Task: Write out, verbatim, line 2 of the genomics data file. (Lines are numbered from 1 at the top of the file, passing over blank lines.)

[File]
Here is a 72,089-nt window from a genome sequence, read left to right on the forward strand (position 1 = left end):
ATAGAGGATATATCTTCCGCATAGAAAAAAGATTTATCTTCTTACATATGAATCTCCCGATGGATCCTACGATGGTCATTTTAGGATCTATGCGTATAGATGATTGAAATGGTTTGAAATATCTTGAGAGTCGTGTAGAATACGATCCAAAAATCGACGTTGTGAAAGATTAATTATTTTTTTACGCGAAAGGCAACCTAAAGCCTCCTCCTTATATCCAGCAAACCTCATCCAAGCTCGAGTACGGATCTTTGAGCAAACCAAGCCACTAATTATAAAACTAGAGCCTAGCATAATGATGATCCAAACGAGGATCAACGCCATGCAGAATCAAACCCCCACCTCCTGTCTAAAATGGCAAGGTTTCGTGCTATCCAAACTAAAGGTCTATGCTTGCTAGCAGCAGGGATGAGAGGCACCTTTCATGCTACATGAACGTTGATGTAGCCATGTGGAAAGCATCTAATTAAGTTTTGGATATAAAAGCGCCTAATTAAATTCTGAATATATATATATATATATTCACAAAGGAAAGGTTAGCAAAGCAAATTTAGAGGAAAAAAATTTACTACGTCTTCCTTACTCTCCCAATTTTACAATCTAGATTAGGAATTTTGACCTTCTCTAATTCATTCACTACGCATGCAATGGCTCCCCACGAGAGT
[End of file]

ATAGAGGATATATCTTCCGCATAGAAAAAAGATTTATCTTCTTACATATGAATCTCCCGATGGATCCTACGATGGTCATTTTAGGATCTATGCGTATAGATGATTGAAATGGTTTGAAATATCTTGAGAGTCGTGTAGAATACGATCCAAAAATCGACGTTGTGAAAGATTAATTATTTTTTTACGCGAAAGGCAACCTAAAGCCTCCTCCTTATATCCAGCAAACCTCATCCAAGCTCGAGTACGGATCTTTGAGCAAACCAAGCCACTAATTATAAAACTAGAGCCTAGCATAATGATGATCCAAACGAGGATCAACGCCATGCAGAATCAAACCCCCACCTCCTGTCTAAAATGGCAAGGTTTCGTGCTATCCAAACTAAAGGTCTATGCTTGCTAGCAGCAGGGATGAGAGGCACCTTTCATGCTACATGAACGTTGATGTAGCCATGTGGAAAGCATCTAATTAAGTTTTGGATATAAAAGCGCCTAATTAAATTCTGAATATATATATATATATATTCACAAAGGAAAGGTTAGCAAAGCAAATTTAGAGGAAAAAAATTTACTACGTCTTCCTTACTCTCCCAATTTTACAATCTAGATTAGGAATTTTGACCTTCTCTAATTCATTCACTACGCATGCAATGGCTCCCCACGAGAGT